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Lethbridge Herald Newspaper Archives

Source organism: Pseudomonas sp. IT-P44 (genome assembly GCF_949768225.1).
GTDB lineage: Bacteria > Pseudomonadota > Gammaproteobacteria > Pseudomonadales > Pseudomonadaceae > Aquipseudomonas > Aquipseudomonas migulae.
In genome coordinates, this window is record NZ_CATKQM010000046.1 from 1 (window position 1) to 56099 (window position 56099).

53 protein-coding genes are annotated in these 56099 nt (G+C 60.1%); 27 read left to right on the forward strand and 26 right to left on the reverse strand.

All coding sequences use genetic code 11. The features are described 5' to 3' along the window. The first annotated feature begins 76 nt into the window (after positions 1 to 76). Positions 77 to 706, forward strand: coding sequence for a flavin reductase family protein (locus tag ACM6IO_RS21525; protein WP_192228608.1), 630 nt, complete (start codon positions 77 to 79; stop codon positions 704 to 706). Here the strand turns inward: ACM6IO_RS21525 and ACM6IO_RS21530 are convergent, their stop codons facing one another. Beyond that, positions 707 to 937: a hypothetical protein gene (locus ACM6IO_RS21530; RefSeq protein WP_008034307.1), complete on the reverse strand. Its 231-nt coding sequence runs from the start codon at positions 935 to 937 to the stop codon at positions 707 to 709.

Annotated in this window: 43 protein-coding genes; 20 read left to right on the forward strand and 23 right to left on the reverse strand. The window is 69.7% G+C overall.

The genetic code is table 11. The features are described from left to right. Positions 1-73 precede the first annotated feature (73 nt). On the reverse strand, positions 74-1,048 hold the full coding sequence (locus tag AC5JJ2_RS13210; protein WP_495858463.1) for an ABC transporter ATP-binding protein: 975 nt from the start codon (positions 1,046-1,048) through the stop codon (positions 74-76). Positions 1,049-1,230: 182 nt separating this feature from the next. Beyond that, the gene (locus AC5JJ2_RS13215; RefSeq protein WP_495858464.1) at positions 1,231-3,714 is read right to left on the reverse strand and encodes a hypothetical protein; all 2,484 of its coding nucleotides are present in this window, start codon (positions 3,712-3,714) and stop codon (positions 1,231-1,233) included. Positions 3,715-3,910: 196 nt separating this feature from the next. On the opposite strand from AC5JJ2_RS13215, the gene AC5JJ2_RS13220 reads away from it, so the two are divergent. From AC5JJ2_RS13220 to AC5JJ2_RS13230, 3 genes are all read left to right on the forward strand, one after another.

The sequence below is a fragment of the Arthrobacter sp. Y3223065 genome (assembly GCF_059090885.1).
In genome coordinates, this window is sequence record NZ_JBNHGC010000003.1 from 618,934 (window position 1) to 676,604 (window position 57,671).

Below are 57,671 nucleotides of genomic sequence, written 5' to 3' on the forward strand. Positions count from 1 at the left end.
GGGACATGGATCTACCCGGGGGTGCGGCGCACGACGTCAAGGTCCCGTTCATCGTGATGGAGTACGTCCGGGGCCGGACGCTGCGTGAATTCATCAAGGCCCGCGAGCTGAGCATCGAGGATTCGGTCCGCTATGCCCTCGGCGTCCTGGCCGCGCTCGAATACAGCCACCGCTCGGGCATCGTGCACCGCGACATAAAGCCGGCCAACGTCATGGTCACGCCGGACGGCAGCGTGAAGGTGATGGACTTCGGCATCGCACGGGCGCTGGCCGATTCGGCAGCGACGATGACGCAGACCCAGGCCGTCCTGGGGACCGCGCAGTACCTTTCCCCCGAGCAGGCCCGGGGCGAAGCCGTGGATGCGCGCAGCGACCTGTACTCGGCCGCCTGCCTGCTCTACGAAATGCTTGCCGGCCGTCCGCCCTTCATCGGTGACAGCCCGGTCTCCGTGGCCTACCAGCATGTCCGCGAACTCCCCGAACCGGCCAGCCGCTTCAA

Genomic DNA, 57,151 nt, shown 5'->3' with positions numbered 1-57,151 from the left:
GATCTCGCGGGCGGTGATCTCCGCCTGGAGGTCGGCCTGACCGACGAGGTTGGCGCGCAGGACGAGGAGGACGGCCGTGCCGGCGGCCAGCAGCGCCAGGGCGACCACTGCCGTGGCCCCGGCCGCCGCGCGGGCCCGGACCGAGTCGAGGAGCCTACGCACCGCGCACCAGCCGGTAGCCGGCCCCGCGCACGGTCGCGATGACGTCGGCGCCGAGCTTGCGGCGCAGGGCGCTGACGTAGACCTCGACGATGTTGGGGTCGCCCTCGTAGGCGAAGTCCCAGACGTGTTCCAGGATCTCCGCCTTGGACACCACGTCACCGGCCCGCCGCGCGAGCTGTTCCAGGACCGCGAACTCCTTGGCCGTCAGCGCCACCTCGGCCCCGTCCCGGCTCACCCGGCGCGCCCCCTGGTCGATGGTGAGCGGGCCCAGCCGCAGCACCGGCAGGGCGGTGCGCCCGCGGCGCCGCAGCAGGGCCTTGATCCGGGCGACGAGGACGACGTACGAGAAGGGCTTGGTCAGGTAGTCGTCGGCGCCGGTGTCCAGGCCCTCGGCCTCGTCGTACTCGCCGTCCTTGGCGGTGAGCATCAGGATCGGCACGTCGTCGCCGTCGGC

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Lethbridge Herald, The (Newspaper) - July 19, 1973, Lethbridge, Alberta -V V V ThurMtoy, July 19, 1971 THI lETHMUDOi HRALD 17 Golden Mile Open Monday through Fri- day 10 a.m. to 5 p.m. Satur- day from 1 to 5 p.m. Next week: Tuesday: Singing 10 a.m. Dancing 2 p.m. Upcoming: There will be a suwiay trip to Yellowstone Park August 27 to September 1. Further in- formation may be obtained at the centre. Tickets are now available for the one-day trip to Canyon Church Camp on August 8. The charge includes lunch with, (he golden age campers. Tickets are also available for the trip to St. Mary's and Waterton Dam and other points on August 13. Noteworthy: Senior citzens with minor repairs to be done around the home are asked to leave their name at the office or phone the centre at 327-5333. Designers protect wildlife ROME (AP) Italian-Ameri: can designer Frank Martieri opened the recent showings of Italian fall and winter fashions with a revival of the 19805' veil- ed faces. Martieri had hooded dresses that made his models look like nuns and tight-fitting caps with short veils that covered the face. Some dresses were sleeve- less and low cut, others rose high round the neck and occa- sionally had a short cape. Day wear included a lot of heavy woollens in green, salmon and dark blue. Knee- length, A-line skirts and' tai- lored jackets were very much in the picture. Meanwhile, fur designers were trying to avoid problems with the protectors of wild Me. Most couturiers announced that they were not using spotted or striped furs to protect such en- dangered animals as the leop- ard and the tiger. Tivioli decided that natural white, ranging from rabbit to ermine, is the 1973-74 color. Hie 36 fashion houses showing collections in Rome this week are not expected to show any man, midi or maxi lengths. Most believe that knee lengths have come back to stay for awhile. Tastes differed, how- ever, when it came to deciding whether the silhouette should be slim and fitting or flared and pleated. INSURANCE LIABILITY BONDS AUTO FIRE ROSSITER AGENCIES in. ESTABLISHED 1911 HOOT S17 4th Aw. S. PhoiM 327-1541 Time tor the tiny tots Free pony chuckwagon races and a special grandstand marshalled in Kiddies' Day at the fair grounds Wednesday. Hundreds of youngsters in all age groups crowded the midway, dashing from one ride to the next, usually with mom or dad in hot pursuit. Attractions included the old-time favorites such as toy car rides, live pony ride, airplane and boat rides. Shown at top left are sisters Wilma, age four and Hsie Braavt of Coaldale, eight; bottom left is two-year-old Cory Reams of Taber. And seeing the fair from the top of dad's shoulders is two-and-one-half year- old Denise McKeever of the city. Rigid society rejects ivoman minus husband By BERNARD WEINRAUB New York Times Service RAWALPINDI, Pakistan The neighbors of Nasim Khan ignore her. Freda Shah's friends are reluctant to phone. Mrs. Naheed Baoar stays home each "night, yearning to see a motion picture in the city. "I haven't seen a film in more than a Mrs. Badar, a young, sad-eyed mo- ther of two children. "I must remain indoors and wear dark clothes. I mustn't go out, espe- cially, in the evening. I am a widow whose husband is alive." Mrs. Badar and her two friends are wives of Pakistani prisoners of war, the group of held in 50 Indian camps since the strife in Bangladesh in December, 1971. Although the release of the prisoners is a deeply emotional political issue in Pakistan, the activist wives of the P.O.W.'s are, ironicaBy, the object of scorn and dismay in the rigid social atmosphere of this Moslem nation. "It's difficult for a woman'to survive alone in our society and people can't accept the fact of a woman leaving her home to work or speak said Mrs. Shah, the convent- educated wife of a Pakistani army engineer. "Here the only place for a woman is to be hid- den. When we demonstrate, when we talk on television, it's unheard of. I still feel guilty about it." Although the western concept of women's liberation, is re- mote, the wives of many of the BINGO SCANDINAVIAN HAU 22912th St. 'C N. DOORS OMEN AT 7 P.M. NEW JACKPOT IN 51 NUMBERS 10th GAME WIN ON EMPTY CARD 4th 12Hi GAME in 7 NUMBERS or IKS 19 5 CARDS FOR POT OF GOIO JACKPOT Single Winntr 12 Neighbors Receive 50c GOLD CARDS PAY DOUBLE EACH 2 DOOS PRIZES 36 FREE CARDS 5 DRAWS FOR NEXT WEEK Sorry No one under 16 years of age allowed. Pakistani prisoners have taken a hesitant, but unmistakable, step toward advancement. The steps have been taken against relentless social pressures. "Our society is very inflexi- ble and a woman simply can't you're without a without Diamond wedding anniversary The children of Mr. and Mrs. Bill Passey of Magralh will honor their parents on the occasion of their 60th wedding anniversary wilh a garden party to be held Monday. Friends and relatives will be greeted from 6 to 9 p.m. be said Mrs. Shah, sit- ting in the Hving room of her father's home near downtown Rawalpindi. 'Teople have a narrow outlook. Even close friends stop calling because woman nothing." In such urban Rawalpindi, Karachi bore, the wives of have been virtually husband, husband is as and La- prisoners forced to drop their silent roles and ac- cept responsibilities that are rare for middle-class Pakis- tani women: visiting shops alone, conducting business transactions in stores and banks, arranging trips to rela- tives, driving cars, making bas- ic decisions about schools, phon- ing doctors, lawyers, insurance Beyond this, a group oMhe women have made the unusual gesture of turning into public figures, leading demonstrations urging the release of the pris- oners. The P.O.W.'s are hos- tages in the fierce dispute in- volving two other stranded groups on the subcontinent: the to Bengalis stranded in Pakistan and seek- ing to go to Bangladesh, as well as the to Bibaris, non-Bengal Moslems in Ban- gladesh. "A woman's place was al- ways around her children, and her home and pleasing her hus- said Mrs. Kban, the wife of a lieutenant colonel in the army's legal branch and the general secretary of the nation- al council for the repatriation of Pakistani prisoners of war. "Outside interests were dis- couraged. We rarely went out My husband was quite reli gious. Then, suddenly, he was captured and I felt everything was tost. "Our society is so conserva- tive that it's difficult to step outside the house sail Mrs. Khan, a firm, self-assured mother of four children. Within the village the wives of prisoners receive only spor- adic government payments lower-grade enlisted men earn about a month and live with mothers-in-law. "We visit the villages and the women are crying and praying to Mrs. Kban said. "They never get along with thet mothers-in-law and there's al- ways bickering about money about the children, about wha to do." 'The wives are and treated miserably anc there's nowhere to go for Mrs. Khan said. "The women say that there is no life without a husband and they might well be dead. And in villages that's how people treat a wo- man without a husband." Several prisoners' wives are said to nave suffered nervous breakdowns. Others are on sed- atives and under the care of doctors. Even urban women have come under family pres- sures for shopping alone. QUALITY DENTURE CLINIC EDDY DIETRICH Capital lldg. PHONE 328-76P4 Women's Kb scores again PRINCE GEORGE, B.C. (CP) Chalk up another win for women's fib. The male-dominated Prince George city coaxal ruled tins week that a clause in a bylaw excluding women from private dubs should be eliminated. The move foJkrwed question- ing by council member Carrie Jane Gray, who wanted to know what games might be played at a new private club in Prince George. Council was consider- ing an application to operate tbecWb Mrs. Gray said she was real- ly interested in what would take place at the club because, under the bylaw, she wouldn't be permitted into the dub. The application was approv- ed and council then decided to amend the bylaw. Mrs. Gray DOW will be able to find oat for herself what goes cm at the pri- vate club. THE FINEST RETIREMENT AND RECREATIONAL COMMUNITY fbntf toy- JACKPOT BINGO THIS THURSDAY EVENING, JULY 19th SptMomJ bf St. Mer and Si. foul's Oiurdi STARTS SrOO F.M. SHARP-PARISH HAU CORNEX 12fli STKfT AND 111 AVENUt NWTfH Jackpot at and it Wen Every 2nd Jackpot in Stn-7 No. Jackpot o' Gold rat CAKO OR s rot si.oo ALSO FREE CARDS, HtEf GAMES AND A DOOR PRIZE Ann, Landers DEAR ANN LANDERS: I'm 48, too old for this pro- blem, but here it is anyway. I decided to go back to work at a fraction of my former salary to help a friend who has had some financial re- verses. The man has a love- ly family and he deserves a break. The firm's most important customer has three mouths, no ears and eleven which he can't keep off me. He comes to the office three times a week and follows me around like a dog. His passes DEAR ANN LANDERS: My husband and I are of dif- ferent religious faiths. It does not bother us but it bothers his family a great deal. They have never accepted me even though for five years I have done everything but stand on my head trying to be friend- ly. The only saving grace is that they live 50Q miles from here and we don't see them very often. The problem Is the tele- phone calls. When Bob's mother places a call (twice a week) she makes it person- to-person, which is more cost- ly, but she wants to be sure she talks to him and not to me. We have no children and no help only Bob and I and the dog. (Bosco is very smart, but I nave never known him to answer the At the dose of every can, Bob says, "Just a minute, Mother, Bernice wants to talk to you." I do NOT want to talk to her and I've asked him not to do this to me, but he says, "It's bad manners not to put you on." Please, Ann, straighten him out in your own inimitable style. Per- sona Non Grata DEAR JPER: When your inotber-in-iaw's call comes through, take Bosco for a walk. TeU your husband hi advance that you are going are getting bolder and I am sick of him. If he weren't such a big customer I'd give him a crack in the mouth. Is there a way to tell him off and still remain friendly? vffle DEAR G: If the future of the business depends on one octopus, you'd better lock the door now, honey. He didn't give the firm his account be- cause of you and he won't take it away if you put him in his place. Give the guy a knuckle sandwich and let the teeth fall where they may. to do it so he will not think you are trying to run out on him. OPTICAL PRESCRIPTION CO. BERT Radio-TV Ltd. GEORGE TAKEYASU MANAGER Now In our NEW LOCATION at 708 3rd Ave. S. Phone 327-3232 (Right next doer to A. E. Cross Photography) Try a little Tenderness: ALBERTA'S OWN CHICKEN! CHKXEN SURPRISE 1 medium chicken, cut up Vs Ib. bacon 1 cup each diced potatoes. carrots, turnip 1 medium onion diced 1 cup 1 con mushroorm 2 Ibsp. butter 2 flour. Fry bacon in fort. Cioin. Dredge thicken with flour end brown. Then orronge Sn coweroie with bocon. Brown vegetables (except Arrange oroi-nd chicken, sprinkling mushrooms on fop of chicken end boron. Moke gravy by adding buffer end flovr to pan. Add water (mushroom Pour over chicken and vegetables. Cover end boke 50 minutes at 350 F. Recipe by Marshall. NWT. Send BS year tara Broiler Gn l and Mnd i booMnfl of eon, lewd P.O. BOX 3135 STN. A EDMONTON ;